Let's Preserve: Snap Beans

Learn the proper techniques for canning and freezing snap beans.
Let's Preserve: Snap Beans - Articles


Recommended Varieties

Green: Blue Lake types, Bush Kentucky Wonder 125, Tenderette (round podded), and Roma II (for freezing). Wax/yellow: Gold Rush, Rocdor, Indy Gold, Wax Romano 264 (freezing only).


An average of 14 pounds is needed per canner load of 7 quarts; an average of 9 pounds is needed per canner load of 9 pints. A bushel weighs 30 pounds and yields 12 to 20 quarts. An average of ¾ pound makes 1 pint of frozen beans.


Select filled, but tender, crisp pods. Remove and discard any diseased and rusty pods.


  1. Wash beans, snip off and discard ends, and remove strings, if appropriate.
  2. Leave whole or cut or snap into 1-inch pieces.
  3. Wash and drain prepared pieces.

Freezing Procedure

  1. Don't freeze more than 2 pounds of food per cubic foot of freezer capacity per day.
  2. Blanch 6 cups of raw prepared beans at a time.
  3. Place each batch in 1 gallon of boiling water. Blanch small pieces for 2 minutes and large pieces for 3 minutes after the water returns to a boil.
  4. Cool quickly in several changes of cold water and drain in a colander.
  5. Fill pint or quart zip-type plastic freezer bags or plastic freezer containers. Remove as much air as possible from freezer bags. Allow ½ inch of headspace in rigid plastic containers. Seal, label, and freeze.

Another method to freeze the beans is to use a tray pack.

  1. Spread the blanched, cooled, and drained beans in a single layer on shallow trays or pans.
  2. Place in the freezer only long enough to freeze firm.
  3. Check often after the first hour to avoid loss of moisture. When beans are firmly frozen, package, leaving no headspace, and seal.

Tray-packed beans remain looser, allowing you to pour desired amount from the container.

Canning Procedure

This product cannot be safely canned in a boiling water bath.

  1. Wash jars. Prepare lids according to manufacturer's instructions.
  2. If desired, add 1 teaspoon of canning or pickling salt per quart.

For Raw Packs

  1. Fill jars tightly with prepared beans, leaving 1 inch of headspace.
  2. Add boiling water over beans, leaving 1 inch of headspace.

For Hot Packs

  1. Cover prepared beans in a large pot with boiling water and boil for 5 minutes.
  2. Fill jars with beans and the cooking liquid, leaving 1 inch of headspace.
  3. Remove air bubbles. Wipe the sealing surface of jars with a clean, damp paper towel. Add lids, tighten screw bands, and process in a pressure canner.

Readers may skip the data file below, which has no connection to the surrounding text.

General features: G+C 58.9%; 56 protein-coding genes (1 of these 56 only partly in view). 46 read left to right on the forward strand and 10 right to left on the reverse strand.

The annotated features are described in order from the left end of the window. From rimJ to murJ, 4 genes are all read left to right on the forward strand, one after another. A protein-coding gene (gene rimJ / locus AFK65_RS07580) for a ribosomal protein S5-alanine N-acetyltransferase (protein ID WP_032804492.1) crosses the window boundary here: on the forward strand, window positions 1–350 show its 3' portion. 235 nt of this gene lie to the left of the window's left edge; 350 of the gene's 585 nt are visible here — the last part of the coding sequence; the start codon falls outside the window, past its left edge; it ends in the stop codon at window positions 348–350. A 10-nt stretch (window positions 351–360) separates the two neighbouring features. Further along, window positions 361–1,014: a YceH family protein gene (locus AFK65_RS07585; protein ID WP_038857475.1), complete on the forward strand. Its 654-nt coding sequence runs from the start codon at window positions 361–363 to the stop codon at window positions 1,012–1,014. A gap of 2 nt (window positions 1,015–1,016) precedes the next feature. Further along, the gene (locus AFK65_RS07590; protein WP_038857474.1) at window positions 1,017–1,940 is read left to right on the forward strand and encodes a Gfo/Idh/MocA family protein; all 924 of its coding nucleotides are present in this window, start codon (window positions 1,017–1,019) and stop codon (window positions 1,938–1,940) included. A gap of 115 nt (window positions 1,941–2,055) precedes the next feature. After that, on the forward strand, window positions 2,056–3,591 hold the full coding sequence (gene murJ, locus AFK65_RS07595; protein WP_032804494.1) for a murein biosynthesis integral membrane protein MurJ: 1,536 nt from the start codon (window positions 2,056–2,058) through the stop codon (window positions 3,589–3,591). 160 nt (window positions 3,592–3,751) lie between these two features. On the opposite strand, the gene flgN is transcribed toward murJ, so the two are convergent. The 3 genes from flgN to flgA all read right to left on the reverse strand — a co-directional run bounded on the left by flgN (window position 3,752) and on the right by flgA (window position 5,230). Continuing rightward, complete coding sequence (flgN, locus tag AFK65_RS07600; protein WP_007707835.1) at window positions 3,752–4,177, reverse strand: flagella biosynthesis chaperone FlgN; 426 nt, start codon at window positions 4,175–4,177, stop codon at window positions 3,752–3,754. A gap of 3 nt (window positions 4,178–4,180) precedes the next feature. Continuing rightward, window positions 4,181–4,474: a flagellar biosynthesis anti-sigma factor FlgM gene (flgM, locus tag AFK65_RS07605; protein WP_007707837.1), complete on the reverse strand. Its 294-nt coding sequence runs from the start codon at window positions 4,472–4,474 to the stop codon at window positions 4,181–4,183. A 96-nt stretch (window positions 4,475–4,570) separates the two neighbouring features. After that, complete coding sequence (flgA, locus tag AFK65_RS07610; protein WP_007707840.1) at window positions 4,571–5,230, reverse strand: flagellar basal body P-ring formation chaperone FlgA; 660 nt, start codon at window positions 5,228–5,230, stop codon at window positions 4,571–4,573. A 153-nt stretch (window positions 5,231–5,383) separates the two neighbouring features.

To Process in a Pressure Canner

  1. Place jar rack, 2 inches of water, and sealed jars in canner. Fasten lid and heat canner on high setting.
  2. After exhausting steam for 10 minutes, add weighted gauge or close petcock to pressurize the canner.
  3. Start timing the recommended process when the desired pressure is reached.
  4. Regulate heat to maintain a uniform pressure.
  5. When the processing is complete, remove canner from heat.
  6. Air-cool canner until it is fully depressurized. Then slowly remove weighted gauge or open petcock, wait 10 more minutes, and unfasten and carefully remove canner lid.
  7. After processing is complete, remove jars from canner with a jar lifter and place on a towel or rack. Do not retighten screw bands.
  8. Air-cool jars for 12 to 24 hours. Remove screw bands and check lid seals.

If the center of the lid is indented, then wash, dry, label, and store jars in a clean, cool, dark place.

If the lid is unsealed, examine and replace jar if defective, use new lid, and reprocess as before. Wash bands and store separately.

Beans are best if consumed within a year and are safe as long as lids remain vacuum sealed.

Table 1. Recommended process times in a pressure canner at different altitudes. Canner gauge pressure (in pounds) at altitudes of: 0-8,000 ft used for dial gauge canner; 0-Above 1,000 ft used for weighted gauge canner
Jar sizeProcess time (min)0-2,000 ft2,001-4,000 ft4,001-6,000 ft0-8,000 ft0-1,000 ftAbove 1,000 ft

Prepared by Luke LaBorde, associate professor of food science, Nancy Wiker, senior extension educator and Martha Zepp, extension project assistant